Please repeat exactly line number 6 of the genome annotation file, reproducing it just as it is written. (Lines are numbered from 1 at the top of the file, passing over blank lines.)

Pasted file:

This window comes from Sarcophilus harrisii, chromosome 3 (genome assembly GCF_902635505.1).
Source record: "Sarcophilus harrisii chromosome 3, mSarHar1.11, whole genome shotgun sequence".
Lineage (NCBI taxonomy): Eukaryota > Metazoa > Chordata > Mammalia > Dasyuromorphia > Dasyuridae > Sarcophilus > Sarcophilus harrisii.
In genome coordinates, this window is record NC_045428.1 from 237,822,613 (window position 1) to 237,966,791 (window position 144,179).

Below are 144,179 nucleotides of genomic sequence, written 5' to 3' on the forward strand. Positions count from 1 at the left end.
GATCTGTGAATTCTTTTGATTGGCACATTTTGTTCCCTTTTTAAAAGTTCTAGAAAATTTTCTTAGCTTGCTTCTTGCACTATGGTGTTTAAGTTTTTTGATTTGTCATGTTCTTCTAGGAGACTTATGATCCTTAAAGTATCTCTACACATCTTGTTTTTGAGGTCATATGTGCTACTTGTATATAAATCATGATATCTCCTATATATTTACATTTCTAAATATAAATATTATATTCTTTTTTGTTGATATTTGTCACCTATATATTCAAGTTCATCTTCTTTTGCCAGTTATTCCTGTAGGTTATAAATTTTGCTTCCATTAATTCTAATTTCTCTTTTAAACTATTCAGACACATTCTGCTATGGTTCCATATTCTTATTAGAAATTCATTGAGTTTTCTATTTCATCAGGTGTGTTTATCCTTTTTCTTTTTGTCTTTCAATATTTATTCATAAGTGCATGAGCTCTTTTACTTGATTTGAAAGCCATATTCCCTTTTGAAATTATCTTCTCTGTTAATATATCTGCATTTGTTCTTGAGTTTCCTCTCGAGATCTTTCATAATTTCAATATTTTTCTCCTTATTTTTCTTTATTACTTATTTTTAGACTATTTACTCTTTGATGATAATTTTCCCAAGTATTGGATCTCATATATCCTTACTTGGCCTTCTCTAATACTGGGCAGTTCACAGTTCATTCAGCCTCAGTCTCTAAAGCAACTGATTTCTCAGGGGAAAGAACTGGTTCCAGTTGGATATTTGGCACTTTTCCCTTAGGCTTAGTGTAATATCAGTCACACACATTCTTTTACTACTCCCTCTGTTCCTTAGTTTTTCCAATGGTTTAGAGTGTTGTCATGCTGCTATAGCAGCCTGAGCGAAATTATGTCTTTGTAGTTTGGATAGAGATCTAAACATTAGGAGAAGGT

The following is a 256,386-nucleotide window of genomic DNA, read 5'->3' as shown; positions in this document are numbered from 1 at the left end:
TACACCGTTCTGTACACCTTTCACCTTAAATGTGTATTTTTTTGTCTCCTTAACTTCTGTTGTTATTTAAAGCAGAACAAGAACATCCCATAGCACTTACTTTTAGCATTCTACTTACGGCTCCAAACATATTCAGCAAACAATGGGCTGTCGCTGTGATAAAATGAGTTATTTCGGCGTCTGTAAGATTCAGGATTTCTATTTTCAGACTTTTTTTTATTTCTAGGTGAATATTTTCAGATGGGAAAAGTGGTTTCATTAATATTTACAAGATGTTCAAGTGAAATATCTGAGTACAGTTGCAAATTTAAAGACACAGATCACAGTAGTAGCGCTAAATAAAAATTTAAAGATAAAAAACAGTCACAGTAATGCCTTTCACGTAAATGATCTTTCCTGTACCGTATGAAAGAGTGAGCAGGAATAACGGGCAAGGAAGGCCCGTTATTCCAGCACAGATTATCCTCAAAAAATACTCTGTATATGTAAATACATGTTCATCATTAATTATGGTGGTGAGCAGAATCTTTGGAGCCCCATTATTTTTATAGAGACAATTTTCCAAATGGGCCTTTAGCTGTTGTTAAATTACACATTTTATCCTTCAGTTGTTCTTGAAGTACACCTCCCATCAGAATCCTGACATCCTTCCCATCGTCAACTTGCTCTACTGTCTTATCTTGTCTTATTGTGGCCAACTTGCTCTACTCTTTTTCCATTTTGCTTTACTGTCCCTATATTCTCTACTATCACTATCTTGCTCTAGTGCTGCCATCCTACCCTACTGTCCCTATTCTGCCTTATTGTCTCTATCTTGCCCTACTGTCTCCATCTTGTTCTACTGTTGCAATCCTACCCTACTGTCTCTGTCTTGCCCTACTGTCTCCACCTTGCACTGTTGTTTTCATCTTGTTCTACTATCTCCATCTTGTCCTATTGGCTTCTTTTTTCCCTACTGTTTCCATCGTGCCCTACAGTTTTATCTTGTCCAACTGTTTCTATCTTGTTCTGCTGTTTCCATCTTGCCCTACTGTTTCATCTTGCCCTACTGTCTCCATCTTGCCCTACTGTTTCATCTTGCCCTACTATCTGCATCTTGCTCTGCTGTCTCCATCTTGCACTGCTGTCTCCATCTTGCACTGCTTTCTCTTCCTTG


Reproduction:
GATCTGTGAATTCTTTTGATTGGCACATTTTGTTCCCTTTTTAAAAGTTCTAGAAAATTTTCTTAGCTTGCTTCTTGCACTATGGTGTTTAAGTTTTTTGATTTGTCATGTTCTTCTAGGAGACTTATGATCCTTAAAGTATCTCTACACATCTTGTTTTTGAGGTCATATGTGCTACTTGTATATAAATCATGATATCTCCTATATATTTACATTTCTAAATATAAATATTATATTCTTTTTTGTTGATATTTGTCACCTATATATTCAAGTTCATCTTCTTTTGCCAGTTATTCCTGTAGGTTATAAATTTTGCTTCCATTAATTCTAATTTCTCTTTTAAACTATTCAGACACATTCTGCTATGGTTCCATATTCTTATTAGAAATTCATTGAGTTTTCTATTTCATCAGGTGTGTTTATCCTTTTTCTTTTTGTCTTTCAATATTTATTCATAAGTGCATGAGCTCTTTTACTTGATTTGAAAGCCATATTCCCTTTTGAAATTATCTTCTCTGTTAATATATCTGCATTTGTTCTTGAGTTTCCTCTCGAGATCTTTCATAATTTCAATATTTTTCTCCTTATTTTTCTTTATTACTTATTTTTAGACTATTTACTCTTTGATGATAATTTTCCCAAGTATTGGATCTCATATATCCTTACTTGGCCTTCTCTAATACTGGGCAGTTCACAGTTCATTCAGCCTCAGTCTCTAAAGCAACTGATTTCTCAGGGGAAAGAACTGGTTCCAGTTGGATATTTGGCACTTTTCCCTTAGGCTTAGTGTAATATCAGTCACACACATTCTTTTACTACTCCCTCTGTTCCTTAGTTTTTCCAATGGTTTAGAGTGTTGTCATGCTGCTATAGCAGCCTGAGCGAAATTATGTCTTTGTAGTTTGGATAGAGATCTAAACATTAGGAGAAGGT